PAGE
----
When I was a schoolboy, which was many moons ago, I remember my school mates and I were subjected to regular class tests. We were told well in advance when we would be tested on each subject. So, we had plenty of time to prepare.
I don’t think a great deal has changed over the years.
For teachers, it was useful to gauge how well the class was doing. For us, students, it was useful to find out the areas that we were weak in and needed to put more effort into.
Question is whether these tests are worth the effort for everyone.
Good students would probably find them unnecessary distractions. They would probably prefer to push ahead with the syllabus. Bad students probably don’t really care either way.
So, what does this have to do with investing?
From 7 February, companies listed on Singapore Exchange will no longer be required to file quarterly reports, unless there are regulatory concerns with them. It will bring Singapore into line with the UK and Europe, where quarterly reporting was shelved in 2014….
…. the US still requires quarterly reporting. It has done so since 1930.
But what does this mean for investors?
Companies will still be required to file semi-annual reports. And if Singapore companies should follow the lead by some UK companies, then they might still go the extra mile and provide trading updates to keep investors in the loop.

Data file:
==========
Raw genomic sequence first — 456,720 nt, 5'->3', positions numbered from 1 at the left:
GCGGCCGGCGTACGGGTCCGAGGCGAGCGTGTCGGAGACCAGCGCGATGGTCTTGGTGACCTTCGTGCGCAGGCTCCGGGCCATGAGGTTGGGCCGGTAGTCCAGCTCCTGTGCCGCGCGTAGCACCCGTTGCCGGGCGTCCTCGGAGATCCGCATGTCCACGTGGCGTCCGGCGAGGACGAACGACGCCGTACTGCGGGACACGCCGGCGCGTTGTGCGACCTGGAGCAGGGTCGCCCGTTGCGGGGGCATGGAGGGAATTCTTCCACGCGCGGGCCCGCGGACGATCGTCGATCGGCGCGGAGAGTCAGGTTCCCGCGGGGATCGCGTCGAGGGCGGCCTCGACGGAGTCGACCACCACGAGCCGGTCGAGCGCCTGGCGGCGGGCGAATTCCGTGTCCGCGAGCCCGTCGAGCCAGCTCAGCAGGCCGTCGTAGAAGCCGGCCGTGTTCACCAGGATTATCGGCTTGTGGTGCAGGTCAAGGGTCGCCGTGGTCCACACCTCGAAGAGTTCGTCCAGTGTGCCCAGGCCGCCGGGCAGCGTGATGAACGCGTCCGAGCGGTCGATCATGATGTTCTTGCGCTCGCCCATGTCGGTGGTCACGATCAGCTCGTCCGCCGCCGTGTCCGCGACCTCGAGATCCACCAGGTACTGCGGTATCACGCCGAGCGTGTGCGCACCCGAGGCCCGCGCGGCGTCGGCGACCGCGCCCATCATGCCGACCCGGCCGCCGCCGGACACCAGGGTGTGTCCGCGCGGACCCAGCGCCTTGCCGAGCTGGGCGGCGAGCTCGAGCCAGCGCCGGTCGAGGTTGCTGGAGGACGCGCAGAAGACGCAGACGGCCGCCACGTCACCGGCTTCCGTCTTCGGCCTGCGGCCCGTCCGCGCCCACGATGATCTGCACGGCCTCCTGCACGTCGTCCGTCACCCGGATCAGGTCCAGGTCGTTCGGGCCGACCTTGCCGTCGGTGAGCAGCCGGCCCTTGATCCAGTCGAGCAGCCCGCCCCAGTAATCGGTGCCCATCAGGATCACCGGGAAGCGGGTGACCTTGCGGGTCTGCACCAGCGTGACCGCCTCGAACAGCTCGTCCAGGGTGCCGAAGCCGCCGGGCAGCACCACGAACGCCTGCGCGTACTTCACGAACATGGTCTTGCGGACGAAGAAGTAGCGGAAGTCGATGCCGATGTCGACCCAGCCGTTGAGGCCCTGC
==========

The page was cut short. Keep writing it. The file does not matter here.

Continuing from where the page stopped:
But it does mean that companies won’t feel the need (or the pressure) to manage their numbers to meet short-term analyst expectations. Cynics call it massaging the numbers.
It could also mean that they may not feel the need to repurchase shares to artificially boost stock prices….
…. Instead, they could deploy the cash for more meaningful long-term projects.
For investors who buy and hold shares for the long term, the move from quarterly to semi-annual reporting shouldn’t make any difference provided we invest in good companies.
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Disclosure: David Kuo does not own shares in any companies mentioned.